Tackling Terrorism: The Ethical Dilemma of Torture
Defining Suspect, Torture, and Terrorism
This is one of the social questions that are troubling security authorities in many nations countywide. To answer this question accurately, we must clarify the meanings of the three keywords: suspect, torture, and terrorist.
Torture is the practice of inflicting severe pain on a person as a means of punishment or to force the person to provide the required information or do something. A terrorist is an individual who makes use of unlawful intimidation or violence over the civilian in the pursuit of attaining the anticipated objectives. Suspect, on the other hand, will refer to the person who is accused of something, but there is no truth or definite proof that will justify the accusation.
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Advantages of Using Torture in Counterterrorism
To fight terrorism in any country, having facts and information serves as the appropriate and the only weapon. Terrorism is a threat by a fraction of individuals to a multitude of people. Using any means to save many innocent people will be justified in the end.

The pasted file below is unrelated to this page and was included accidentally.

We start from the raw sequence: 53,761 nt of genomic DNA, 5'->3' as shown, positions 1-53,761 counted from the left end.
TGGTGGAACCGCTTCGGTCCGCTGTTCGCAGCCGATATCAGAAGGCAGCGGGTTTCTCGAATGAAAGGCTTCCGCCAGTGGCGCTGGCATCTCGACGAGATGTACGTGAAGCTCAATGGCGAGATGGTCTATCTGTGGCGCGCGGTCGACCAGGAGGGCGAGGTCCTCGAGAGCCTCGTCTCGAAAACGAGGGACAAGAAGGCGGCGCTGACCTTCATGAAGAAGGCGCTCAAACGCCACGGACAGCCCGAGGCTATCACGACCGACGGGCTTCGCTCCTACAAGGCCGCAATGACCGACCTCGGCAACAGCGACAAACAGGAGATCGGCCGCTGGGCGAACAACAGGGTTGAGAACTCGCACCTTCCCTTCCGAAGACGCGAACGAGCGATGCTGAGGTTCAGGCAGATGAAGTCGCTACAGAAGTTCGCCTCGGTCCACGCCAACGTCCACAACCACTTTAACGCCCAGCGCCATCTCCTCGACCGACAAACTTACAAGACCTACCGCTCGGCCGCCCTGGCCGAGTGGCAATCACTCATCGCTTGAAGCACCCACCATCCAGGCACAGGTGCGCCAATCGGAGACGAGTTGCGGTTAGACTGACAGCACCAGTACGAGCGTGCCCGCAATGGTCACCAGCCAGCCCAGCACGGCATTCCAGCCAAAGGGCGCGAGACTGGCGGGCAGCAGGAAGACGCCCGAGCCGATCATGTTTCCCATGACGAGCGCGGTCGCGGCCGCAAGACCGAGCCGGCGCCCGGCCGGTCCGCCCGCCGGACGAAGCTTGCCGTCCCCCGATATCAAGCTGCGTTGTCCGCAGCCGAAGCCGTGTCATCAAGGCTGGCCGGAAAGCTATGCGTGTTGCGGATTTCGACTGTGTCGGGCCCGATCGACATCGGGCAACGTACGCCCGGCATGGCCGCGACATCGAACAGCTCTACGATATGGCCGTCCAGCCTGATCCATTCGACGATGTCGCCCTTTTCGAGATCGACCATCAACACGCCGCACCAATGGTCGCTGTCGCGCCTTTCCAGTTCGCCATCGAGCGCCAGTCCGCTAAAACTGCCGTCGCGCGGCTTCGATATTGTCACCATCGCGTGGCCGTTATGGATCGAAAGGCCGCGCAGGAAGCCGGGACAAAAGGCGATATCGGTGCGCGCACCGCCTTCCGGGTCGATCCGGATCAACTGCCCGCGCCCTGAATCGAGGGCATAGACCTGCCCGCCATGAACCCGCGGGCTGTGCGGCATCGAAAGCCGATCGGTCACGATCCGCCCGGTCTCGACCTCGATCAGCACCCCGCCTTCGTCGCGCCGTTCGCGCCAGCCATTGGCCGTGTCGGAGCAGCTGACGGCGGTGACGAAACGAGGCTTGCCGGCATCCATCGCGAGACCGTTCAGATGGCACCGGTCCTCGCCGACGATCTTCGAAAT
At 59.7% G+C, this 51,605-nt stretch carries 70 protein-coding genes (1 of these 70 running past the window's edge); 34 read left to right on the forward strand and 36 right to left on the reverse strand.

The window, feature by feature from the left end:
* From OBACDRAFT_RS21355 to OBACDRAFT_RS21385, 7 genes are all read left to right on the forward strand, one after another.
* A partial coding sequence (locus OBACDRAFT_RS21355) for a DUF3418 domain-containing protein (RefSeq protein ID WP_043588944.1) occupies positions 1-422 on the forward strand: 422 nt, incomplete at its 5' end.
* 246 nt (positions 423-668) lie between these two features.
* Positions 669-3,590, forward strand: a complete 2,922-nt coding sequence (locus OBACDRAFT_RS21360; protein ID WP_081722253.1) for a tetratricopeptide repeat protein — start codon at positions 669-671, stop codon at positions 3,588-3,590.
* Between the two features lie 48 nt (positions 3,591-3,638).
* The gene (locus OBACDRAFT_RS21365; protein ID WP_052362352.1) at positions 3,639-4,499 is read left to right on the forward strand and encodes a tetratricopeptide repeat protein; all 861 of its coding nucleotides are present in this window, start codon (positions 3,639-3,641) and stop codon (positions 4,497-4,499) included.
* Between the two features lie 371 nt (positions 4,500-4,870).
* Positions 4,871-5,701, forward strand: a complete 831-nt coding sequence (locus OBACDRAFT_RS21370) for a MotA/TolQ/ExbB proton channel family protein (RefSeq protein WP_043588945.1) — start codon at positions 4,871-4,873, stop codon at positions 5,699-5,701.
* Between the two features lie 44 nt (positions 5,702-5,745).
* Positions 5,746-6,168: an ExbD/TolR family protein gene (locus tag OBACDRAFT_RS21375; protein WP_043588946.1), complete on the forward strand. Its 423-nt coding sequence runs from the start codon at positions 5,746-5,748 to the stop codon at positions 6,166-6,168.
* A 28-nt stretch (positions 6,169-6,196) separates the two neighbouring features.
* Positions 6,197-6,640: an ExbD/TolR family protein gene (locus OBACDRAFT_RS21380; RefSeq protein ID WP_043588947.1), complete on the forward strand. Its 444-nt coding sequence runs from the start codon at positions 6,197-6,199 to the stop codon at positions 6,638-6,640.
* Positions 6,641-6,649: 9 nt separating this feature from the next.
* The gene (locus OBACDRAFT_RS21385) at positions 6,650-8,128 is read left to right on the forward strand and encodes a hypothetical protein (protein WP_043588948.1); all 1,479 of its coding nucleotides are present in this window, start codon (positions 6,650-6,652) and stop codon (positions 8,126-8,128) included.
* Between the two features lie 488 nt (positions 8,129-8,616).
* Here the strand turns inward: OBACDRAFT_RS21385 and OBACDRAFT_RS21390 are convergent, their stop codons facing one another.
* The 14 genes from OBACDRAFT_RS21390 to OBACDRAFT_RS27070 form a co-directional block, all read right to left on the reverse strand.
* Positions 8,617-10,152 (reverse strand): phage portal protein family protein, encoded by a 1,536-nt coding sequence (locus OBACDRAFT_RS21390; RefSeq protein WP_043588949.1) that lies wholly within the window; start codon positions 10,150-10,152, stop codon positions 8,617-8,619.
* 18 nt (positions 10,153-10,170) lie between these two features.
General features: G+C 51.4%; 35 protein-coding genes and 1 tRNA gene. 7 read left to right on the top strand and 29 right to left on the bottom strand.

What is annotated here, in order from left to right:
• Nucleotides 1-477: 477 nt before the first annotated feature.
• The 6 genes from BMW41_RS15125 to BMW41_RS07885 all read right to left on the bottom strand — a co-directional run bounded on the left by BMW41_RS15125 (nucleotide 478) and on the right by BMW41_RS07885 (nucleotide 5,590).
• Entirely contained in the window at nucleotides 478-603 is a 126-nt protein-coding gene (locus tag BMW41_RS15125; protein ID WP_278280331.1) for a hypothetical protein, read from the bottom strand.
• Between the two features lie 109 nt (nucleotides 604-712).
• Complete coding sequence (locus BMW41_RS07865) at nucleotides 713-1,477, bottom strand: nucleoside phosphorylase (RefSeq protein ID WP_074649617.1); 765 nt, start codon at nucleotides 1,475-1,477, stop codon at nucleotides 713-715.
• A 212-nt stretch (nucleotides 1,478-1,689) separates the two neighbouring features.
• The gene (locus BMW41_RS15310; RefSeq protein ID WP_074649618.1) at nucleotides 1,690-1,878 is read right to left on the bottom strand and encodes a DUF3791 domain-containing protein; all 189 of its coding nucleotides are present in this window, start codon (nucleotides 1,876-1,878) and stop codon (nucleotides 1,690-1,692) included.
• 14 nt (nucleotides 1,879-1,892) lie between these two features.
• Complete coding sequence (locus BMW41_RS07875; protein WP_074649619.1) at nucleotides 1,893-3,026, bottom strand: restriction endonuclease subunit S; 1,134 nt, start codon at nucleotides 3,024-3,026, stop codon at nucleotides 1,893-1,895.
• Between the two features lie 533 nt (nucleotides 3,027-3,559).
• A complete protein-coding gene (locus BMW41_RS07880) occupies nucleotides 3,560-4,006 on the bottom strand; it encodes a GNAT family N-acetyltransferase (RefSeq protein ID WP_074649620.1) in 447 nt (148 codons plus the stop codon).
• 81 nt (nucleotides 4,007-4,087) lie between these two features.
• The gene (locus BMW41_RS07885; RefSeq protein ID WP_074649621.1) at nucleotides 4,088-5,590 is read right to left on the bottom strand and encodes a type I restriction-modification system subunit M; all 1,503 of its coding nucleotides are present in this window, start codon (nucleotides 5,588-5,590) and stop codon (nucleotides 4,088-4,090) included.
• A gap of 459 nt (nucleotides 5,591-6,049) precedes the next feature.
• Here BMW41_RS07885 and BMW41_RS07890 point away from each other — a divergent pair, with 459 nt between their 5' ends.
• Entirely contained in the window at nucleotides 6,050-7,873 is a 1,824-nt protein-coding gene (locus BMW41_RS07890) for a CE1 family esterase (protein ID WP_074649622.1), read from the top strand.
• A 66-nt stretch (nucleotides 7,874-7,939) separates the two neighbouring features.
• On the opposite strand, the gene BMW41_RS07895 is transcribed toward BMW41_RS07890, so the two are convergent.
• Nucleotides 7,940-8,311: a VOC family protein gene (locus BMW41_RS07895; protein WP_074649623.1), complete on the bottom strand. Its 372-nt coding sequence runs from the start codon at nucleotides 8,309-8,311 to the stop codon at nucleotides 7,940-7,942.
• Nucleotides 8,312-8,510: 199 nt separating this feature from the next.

Since the suspects may not be willing to provide the required information and will try all the possible means to protect their group, using intimidation and cruel punishment may serve the most. However, good torture can be used to force the terror suspects to give the required information. According to international law, this method is quite inhumane, and it is a wrong way that should be followed whenever information about terrorist attacks is required. This is the major explanation. It is outlawed and supported by the Geneva Conventions and the United Nations Covenant on Civil and Political Rights. The use of torture against terror suspects is harmful based on the following.
The Humanitarian and Practical Drawbacks of Torture
Operations that surround torture are painful and inhuman. Those who are relevant to inflict such pain have only one object: to accept all the accusations. In normal cases, under severe inflicted pain, a person (suspect) can accept whatever is being said as one of the means that will reduce the punishment. Provided that the person under torture will accept the accused wrongly, the method used (torture) will not be of any help to the nation in protecting the civilians against insecurity but will pave the way for unidentified terrorists to keep increasing the insecurity instances within the very nation.
Information is the only weapon that will help in coming up with the solutions that will help in tackling any insecurity problems in the nation. During the infliction of pain on the terror suspect, the required information may be provided, but this may also cause other later problems for the suspect. There is no proof that the accused suspect is the one connected to the erupting terror, but the person ought to be.